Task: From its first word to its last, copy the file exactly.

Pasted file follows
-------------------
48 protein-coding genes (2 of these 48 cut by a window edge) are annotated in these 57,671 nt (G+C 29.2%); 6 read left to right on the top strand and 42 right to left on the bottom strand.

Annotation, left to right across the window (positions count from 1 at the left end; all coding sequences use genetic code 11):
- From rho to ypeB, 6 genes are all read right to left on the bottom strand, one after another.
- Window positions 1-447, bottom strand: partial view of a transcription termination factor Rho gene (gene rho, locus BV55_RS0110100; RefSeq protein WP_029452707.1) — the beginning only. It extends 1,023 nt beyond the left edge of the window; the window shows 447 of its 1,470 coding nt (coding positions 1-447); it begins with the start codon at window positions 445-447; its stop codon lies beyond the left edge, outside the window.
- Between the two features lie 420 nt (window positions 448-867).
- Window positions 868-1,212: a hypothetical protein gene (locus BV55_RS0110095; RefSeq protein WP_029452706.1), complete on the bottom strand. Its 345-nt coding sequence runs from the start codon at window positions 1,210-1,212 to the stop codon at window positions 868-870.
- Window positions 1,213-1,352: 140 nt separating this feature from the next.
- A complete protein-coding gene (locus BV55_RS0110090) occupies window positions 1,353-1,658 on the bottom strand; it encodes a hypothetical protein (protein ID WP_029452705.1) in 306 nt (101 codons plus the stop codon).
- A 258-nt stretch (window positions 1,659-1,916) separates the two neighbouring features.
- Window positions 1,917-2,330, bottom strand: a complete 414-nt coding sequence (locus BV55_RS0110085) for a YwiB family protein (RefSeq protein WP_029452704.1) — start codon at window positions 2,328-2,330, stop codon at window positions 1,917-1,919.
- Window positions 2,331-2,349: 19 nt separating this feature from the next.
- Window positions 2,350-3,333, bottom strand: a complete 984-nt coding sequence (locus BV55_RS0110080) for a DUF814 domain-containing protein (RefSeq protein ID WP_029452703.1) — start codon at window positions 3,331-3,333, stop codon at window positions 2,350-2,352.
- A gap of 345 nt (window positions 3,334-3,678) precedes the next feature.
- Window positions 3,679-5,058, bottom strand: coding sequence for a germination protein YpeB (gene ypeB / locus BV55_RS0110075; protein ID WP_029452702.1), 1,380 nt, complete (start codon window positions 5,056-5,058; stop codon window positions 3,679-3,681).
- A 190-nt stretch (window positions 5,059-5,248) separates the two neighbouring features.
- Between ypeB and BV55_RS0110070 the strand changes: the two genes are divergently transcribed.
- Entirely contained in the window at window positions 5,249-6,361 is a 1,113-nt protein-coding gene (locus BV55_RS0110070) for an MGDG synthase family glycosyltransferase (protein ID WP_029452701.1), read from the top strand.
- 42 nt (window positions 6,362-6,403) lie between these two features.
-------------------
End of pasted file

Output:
48 protein-coding genes (2 of these 48 cut by a window edge) are annotated in these 57,671 nt (G+C 29.2%); 6 read left to right on the top strand and 42 right to left on the bottom strand.

Annotation, left to right across the window (positions count from 1 at the left end; all coding sequences use genetic code 11):
- From rho to ypeB, 6 genes are all read right to left on the bottom strand, one after another.
- Window positions 1-447, bottom strand: partial view of a transcription termination factor Rho gene (gene rho, locus BV55_RS0110100; RefSeq protein WP_029452707.1) — the beginning only. It extends 1,023 nt beyond the left edge of the window; the window shows 447 of its 1,470 coding nt (coding positions 1-447); it begins with the start codon at window positions 445-447; its stop codon lies beyond the left edge, outside the window.
- Between the two features lie 420 nt (window positions 448-867).
- Window positions 868-1,212: a hypothetical protein gene (locus BV55_RS0110095; RefSeq protein WP_029452706.1), complete on the bottom strand. Its 345-nt coding sequence runs from the start codon at window positions 1,210-1,212 to the stop codon at window positions 868-870.
- Window positions 1,213-1,352: 140 nt separating this feature from the next.
- A complete protein-coding gene (locus BV55_RS0110090) occupies window positions 1,353-1,658 on the bottom strand; it encodes a hypothetical protein (protein ID WP_029452705.1) in 306 nt (101 codons plus the stop codon).
- A 258-nt stretch (window positions 1,659-1,916) separates the two neighbouring features.
- Window positions 1,917-2,330, bottom strand: a complete 414-nt coding sequence (locus BV55_RS0110085) for a YwiB family protein (RefSeq protein WP_029452704.1) — start codon at window positions 2,328-2,330, stop codon at window positions 1,917-1,919.
- Window positions 2,331-2,349: 19 nt separating this feature from the next.
- Window positions 2,350-3,333, bottom strand: a complete 984-nt coding sequence (locus BV55_RS0110080) for a DUF814 domain-containing protein (RefSeq protein ID WP_029452703.1) — start codon at window positions 3,331-3,333, stop codon at window positions 2,350-2,352.
- A gap of 345 nt (window positions 3,334-3,678) precedes the next feature.
- Window positions 3,679-5,058, bottom strand: coding sequence for a germination protein YpeB (gene ypeB / locus BV55_RS0110075; protein ID WP_029452702.1), 1,380 nt, complete (start codon window positions 5,056-5,058; stop codon window positions 3,679-3,681).
- A 190-nt stretch (window positions 5,059-5,248) separates the two neighbouring features.
- Between ypeB and BV55_RS0110070 the strand changes: the two genes are divergently transcribed.
- Entirely contained in the window at window positions 5,249-6,361 is a 1,113-nt protein-coding gene (locus BV55_RS0110070) for an MGDG synthase family glycosyltransferase (protein ID WP_029452701.1), read from the top strand.
- 42 nt (window positions 6,362-6,403) lie between these two features.